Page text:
3. With the state's jazz scene quickly becoming a musical cesspool, Jazz Warriors who haven't already killed themselves will either do so or flee to other states that have yet to pass the legislation. You may, at this point, find yourself hurrying back to Georgia.

  4. The country's jazz community will thereby be split into highly partisan states with little common ground or room for diplomacy, much like our ever-sharpening red/blue political divide.

  5. The greatest irony: Death With Dignity states today include all the jazz hotbeds—New York, California and Illinois, for starters. Jazz Warriors will have to relocate the art form to "safe states" where Assisted Suicide has been declared illegal, like... Alabama, Idaho and South Carolina. Can the seeds of jazz music's future be germinated and cultivated in such barren terrain? And can the poor Jazz Warrior, already carrying an unimaginable historical burden, endure in such an utterly alien environment? Picture a progressive, creative thinker, pulled from his beatnik bookstore audiences, secular spiritual centers, and natural food stores, now thrust into a hotbed of firearms, bible thumping and country music; the Real America. He is the sole hope for jazz music's survival, but his own survival is far from assured.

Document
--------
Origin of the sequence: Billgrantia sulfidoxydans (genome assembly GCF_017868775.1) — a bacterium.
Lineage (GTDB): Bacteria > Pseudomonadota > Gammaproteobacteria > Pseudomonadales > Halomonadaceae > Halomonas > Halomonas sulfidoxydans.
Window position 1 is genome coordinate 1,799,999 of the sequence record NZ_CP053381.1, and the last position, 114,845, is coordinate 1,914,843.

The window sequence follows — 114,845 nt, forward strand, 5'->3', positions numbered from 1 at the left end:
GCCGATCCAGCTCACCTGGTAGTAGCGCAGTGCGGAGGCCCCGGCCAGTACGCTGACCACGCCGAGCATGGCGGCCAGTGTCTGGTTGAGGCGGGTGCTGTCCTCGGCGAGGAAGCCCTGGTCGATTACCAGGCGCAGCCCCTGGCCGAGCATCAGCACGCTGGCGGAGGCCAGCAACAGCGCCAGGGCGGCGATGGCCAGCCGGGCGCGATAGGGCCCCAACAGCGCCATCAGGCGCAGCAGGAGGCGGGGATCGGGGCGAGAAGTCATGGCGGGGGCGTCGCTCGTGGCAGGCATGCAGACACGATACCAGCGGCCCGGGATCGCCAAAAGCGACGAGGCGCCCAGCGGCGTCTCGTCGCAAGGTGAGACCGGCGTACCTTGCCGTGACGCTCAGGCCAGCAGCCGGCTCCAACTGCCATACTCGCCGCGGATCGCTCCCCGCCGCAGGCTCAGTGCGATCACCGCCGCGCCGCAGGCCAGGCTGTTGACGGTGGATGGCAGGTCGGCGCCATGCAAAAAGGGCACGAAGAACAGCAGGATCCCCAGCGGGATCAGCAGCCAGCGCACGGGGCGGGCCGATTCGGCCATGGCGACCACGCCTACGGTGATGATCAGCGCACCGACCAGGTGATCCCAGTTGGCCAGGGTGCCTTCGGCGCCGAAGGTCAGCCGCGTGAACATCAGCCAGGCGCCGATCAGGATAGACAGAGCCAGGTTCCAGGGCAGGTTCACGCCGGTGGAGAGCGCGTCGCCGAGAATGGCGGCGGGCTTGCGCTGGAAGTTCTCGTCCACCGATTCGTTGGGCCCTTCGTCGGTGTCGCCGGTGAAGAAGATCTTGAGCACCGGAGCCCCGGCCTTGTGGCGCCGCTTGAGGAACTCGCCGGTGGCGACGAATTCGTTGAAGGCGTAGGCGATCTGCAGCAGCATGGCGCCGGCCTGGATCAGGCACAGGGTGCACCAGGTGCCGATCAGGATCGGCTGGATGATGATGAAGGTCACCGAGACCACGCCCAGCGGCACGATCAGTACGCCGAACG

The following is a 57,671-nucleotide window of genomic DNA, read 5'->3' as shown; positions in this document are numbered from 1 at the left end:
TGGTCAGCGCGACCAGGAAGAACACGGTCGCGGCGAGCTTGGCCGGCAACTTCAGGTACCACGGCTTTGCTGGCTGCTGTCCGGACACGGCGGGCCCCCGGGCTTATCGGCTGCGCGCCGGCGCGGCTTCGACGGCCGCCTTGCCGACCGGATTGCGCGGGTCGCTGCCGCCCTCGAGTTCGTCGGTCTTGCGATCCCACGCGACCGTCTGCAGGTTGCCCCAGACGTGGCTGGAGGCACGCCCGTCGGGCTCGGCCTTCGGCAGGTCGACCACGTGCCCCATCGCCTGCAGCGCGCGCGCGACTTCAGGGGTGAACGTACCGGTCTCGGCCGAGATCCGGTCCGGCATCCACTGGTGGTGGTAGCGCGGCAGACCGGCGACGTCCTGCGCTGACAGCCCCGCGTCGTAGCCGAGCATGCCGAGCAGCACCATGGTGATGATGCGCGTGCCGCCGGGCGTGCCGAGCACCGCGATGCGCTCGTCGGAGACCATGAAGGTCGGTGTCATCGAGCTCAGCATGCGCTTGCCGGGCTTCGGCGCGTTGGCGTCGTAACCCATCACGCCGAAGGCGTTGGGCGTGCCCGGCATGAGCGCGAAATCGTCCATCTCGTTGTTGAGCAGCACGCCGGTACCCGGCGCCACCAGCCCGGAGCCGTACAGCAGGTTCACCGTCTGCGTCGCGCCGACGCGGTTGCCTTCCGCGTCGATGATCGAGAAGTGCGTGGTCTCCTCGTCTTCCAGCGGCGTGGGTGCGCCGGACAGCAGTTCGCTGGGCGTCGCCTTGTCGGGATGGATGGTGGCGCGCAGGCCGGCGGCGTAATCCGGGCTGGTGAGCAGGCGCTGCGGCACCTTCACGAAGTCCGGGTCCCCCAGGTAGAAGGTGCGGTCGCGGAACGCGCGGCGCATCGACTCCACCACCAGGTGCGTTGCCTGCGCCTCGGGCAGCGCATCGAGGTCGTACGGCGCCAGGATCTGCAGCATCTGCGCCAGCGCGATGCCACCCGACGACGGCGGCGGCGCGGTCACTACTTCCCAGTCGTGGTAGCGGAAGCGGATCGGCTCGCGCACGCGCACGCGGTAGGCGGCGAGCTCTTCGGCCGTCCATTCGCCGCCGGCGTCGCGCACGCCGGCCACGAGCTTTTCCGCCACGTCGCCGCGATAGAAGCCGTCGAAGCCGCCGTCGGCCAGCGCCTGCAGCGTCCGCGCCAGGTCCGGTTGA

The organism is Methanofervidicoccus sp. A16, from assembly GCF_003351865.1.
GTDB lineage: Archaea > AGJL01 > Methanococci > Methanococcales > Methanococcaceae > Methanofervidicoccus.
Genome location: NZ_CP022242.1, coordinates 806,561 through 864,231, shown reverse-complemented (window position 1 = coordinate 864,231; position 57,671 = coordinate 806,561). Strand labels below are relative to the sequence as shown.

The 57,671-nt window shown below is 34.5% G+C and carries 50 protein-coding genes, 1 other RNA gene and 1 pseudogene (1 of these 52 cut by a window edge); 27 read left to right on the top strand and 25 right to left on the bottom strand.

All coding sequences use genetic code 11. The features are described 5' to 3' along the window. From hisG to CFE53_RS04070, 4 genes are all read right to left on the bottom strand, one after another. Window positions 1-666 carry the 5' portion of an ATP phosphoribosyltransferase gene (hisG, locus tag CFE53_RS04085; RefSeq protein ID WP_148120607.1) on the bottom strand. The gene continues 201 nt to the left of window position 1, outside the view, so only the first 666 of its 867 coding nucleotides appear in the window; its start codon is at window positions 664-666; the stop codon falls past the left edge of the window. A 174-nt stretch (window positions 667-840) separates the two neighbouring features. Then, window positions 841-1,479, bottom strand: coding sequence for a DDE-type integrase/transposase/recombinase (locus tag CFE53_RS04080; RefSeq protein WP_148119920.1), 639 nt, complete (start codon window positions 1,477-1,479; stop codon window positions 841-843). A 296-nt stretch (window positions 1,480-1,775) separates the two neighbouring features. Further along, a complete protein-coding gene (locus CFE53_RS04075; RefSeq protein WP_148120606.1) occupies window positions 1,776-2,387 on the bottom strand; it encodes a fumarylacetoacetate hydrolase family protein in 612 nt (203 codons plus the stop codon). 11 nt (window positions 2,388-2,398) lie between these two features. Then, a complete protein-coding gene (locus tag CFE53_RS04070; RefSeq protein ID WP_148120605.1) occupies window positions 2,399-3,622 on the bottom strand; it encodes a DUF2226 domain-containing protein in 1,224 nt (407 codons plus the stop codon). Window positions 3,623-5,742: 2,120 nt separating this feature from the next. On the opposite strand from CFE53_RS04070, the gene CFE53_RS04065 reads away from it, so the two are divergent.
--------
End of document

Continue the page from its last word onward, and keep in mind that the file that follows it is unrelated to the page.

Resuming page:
Deep and depressing stuff, Dan. Makes me want to, you know...